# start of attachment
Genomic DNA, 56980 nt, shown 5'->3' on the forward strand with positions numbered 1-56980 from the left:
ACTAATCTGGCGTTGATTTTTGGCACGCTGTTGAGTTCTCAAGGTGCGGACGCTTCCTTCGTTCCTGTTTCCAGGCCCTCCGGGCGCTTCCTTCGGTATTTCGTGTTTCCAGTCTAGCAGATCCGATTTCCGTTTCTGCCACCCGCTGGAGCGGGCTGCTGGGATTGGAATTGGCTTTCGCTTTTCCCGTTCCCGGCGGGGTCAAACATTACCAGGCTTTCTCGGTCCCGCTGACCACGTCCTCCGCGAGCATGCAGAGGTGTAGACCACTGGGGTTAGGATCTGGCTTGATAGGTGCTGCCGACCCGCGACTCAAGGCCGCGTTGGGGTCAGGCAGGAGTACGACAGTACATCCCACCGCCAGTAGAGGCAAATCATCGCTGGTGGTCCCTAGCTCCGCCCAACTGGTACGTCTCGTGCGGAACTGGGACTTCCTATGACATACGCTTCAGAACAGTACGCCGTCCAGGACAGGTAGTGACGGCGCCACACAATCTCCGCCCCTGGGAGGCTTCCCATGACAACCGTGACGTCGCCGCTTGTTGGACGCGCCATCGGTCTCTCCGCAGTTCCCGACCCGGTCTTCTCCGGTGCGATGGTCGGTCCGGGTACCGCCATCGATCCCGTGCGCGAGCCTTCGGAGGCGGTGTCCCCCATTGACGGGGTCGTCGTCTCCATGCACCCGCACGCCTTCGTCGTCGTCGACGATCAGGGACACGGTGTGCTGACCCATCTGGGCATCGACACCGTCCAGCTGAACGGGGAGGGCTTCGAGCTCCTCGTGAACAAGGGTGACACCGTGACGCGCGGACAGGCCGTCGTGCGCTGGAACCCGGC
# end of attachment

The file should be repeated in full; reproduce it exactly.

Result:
Genomic DNA, 56980 nt, shown 5'->3' on the forward strand with positions numbered 1-56980 from the left:
ACTAATCTGGCGTTGATTTTTGGCACGCTGTTGAGTTCTCAAGGTGCGGACGCTTCCTTCGTTCCTGTTTCCAGGCCCTCCGGGCGCTTCCTTCGGTATTTCGTGTTTCCAGTCTAGCAGATCCGATTTCCGTTTCTGCCACCCGCTGGAGCGGGCTGCTGGGATTGGAATTGGCTTTCGCTTTTCCCGTTCCCGGCGGGGTCAAACATTACCAGGCTTTCTCGGTCCCGCTGACCACGTCCTCCGCGAGCATGCAGAGGTGTAGACCACTGGGGTTAGGATCTGGCTTGATAGGTGCTGCCGACCCGCGACTCAAGGCCGCGTTGGGGTCAGGCAGGAGTACGACAGTACATCCCACCGCCAGTAGAGGCAAATCATCGCTGGTGGTCCCTAGCTCCGCCCAACTGGTACGTCTCGTGCGGAACTGGGACTTCCTATGACATACGCTTCAGAACAGTACGCCGTCCAGGACAGGTAGTGACGGCGCCACACAATCTCCGCCCCTGGGAGGCTTCCCATGACAACCGTGACGTCGCCGCTTGTTGGACGCGCCATCGGTCTCTCCGCAGTTCCCGACCCGGTCTTCTCCGGTGCGATGGTCGGTCCGGGTACCGCCATCGATCCCGTGCGCGAGCCTTCGGAGGCGGTGTCCCCCATTGACGGGGTCGTCGTCTCCATGCACCCGCACGCCTTCGTCGTCGTCGACGATCAGGGACACGGTGTGCTGACCCATCTGGGCATCGACACCGTCCAGCTGAACGGGGAGGGCTTCGAGCTCCTCGTGAACAAGGGTGACACCGTGACGCGCGGACAGGCCGTCGTGCGCTGGAACCCGGC